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The Waldhausen K-theory of a dg-category is defined as the Waldhausen K-theory of a Waldhausen category associated to it. It is an additive invariant in the sense of noncommutative motives. There is a nonconnective variant studied by Marco Schlichting, which is a localizing invariant (again in the sense of noncommutative motives).
On the other hand, one could define the K-theory of a pretriangulated dg-category as the algebraic K-theory of its dg-nerve, which is a stable infinity-category. This should coincide with the Waldhausen K-theory (presumably).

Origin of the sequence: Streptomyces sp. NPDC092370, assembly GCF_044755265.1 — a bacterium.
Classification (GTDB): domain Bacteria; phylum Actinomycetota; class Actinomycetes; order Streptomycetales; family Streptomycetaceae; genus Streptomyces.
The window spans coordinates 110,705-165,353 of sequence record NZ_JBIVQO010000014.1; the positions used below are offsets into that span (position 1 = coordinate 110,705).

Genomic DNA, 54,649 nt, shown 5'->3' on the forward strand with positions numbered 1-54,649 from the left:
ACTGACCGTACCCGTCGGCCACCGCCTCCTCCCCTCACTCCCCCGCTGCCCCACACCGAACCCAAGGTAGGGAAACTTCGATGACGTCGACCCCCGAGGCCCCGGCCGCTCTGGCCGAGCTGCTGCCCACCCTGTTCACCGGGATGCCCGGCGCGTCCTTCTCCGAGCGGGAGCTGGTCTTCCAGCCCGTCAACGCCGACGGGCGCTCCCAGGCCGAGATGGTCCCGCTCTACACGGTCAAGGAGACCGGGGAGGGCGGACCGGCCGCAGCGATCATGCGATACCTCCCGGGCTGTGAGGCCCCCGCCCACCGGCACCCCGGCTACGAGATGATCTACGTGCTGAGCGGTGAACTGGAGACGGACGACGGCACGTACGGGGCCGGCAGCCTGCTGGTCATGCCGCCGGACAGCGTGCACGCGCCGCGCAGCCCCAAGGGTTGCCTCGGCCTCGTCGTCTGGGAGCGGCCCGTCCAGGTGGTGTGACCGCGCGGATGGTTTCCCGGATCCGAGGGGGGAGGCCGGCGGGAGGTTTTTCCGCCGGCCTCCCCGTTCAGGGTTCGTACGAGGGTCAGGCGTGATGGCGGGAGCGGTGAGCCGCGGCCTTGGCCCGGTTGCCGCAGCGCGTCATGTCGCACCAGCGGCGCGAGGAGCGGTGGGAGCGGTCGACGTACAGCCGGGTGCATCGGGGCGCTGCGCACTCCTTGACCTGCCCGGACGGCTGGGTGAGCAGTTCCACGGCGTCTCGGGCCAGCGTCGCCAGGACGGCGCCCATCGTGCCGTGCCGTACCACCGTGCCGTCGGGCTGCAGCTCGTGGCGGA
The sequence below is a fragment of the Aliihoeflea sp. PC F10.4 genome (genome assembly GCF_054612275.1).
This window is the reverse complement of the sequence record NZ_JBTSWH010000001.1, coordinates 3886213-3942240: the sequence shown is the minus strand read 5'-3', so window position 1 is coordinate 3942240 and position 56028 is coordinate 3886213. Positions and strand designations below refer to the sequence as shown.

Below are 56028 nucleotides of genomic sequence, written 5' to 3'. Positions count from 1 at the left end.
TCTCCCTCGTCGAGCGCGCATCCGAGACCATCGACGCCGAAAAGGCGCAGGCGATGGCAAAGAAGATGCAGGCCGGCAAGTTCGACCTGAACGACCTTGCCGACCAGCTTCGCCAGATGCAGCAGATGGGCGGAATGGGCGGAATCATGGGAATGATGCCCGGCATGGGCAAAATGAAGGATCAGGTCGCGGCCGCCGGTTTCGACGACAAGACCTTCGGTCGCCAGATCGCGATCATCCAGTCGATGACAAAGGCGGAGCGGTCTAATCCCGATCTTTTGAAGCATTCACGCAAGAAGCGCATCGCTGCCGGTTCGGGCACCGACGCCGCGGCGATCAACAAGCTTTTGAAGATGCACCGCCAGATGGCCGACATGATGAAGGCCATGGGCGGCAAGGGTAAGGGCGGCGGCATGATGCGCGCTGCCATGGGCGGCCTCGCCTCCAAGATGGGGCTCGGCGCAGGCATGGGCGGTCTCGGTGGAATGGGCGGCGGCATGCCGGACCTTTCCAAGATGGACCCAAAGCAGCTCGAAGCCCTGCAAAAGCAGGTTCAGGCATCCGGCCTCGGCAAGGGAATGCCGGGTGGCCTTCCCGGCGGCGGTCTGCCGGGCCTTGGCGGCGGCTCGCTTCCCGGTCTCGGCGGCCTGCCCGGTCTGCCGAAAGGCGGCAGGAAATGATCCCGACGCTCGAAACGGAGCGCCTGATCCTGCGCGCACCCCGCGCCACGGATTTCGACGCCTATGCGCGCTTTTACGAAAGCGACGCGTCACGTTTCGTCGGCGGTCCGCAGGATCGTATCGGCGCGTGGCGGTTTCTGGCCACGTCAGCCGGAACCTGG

Let $A$ be a dg-category. Consider the triangulated category $D(A)$ of dg-presheaves on $A$, and let $perf(A) \subset D(A)$ denote its full subcategory of compact objects. There is the structure of a Waldhausen category on $perf(A)$ where the weak equivalences are objectwise quasi-isomorphisms and the cofibrations are degreewise split monomorphisms. The Waldhausen K-theory of $A$ is the Waldhausen K-theory of $perf(A)$ with this Waldhausen structure.
Bernhard Keller, On differential graded categories, International Congress of Mathematicians. Vol. II, 151–190, Eur. Math. Soc., Zürich, 2006, pdf.
Marco Schlichting, Negative K-theory of derived categories, Math. Z. 253 (2006), no. 1, 97 - 134, pdf.
Goncalo Tabuada, Higher K-theory via universal invariants, Duke Mathematical Journal, 145 (2008), no. 1, 121-206, arXiv.
Last revised on January 5, 2015 at 16:42:21. See the history of this page for a list of all contributions to it.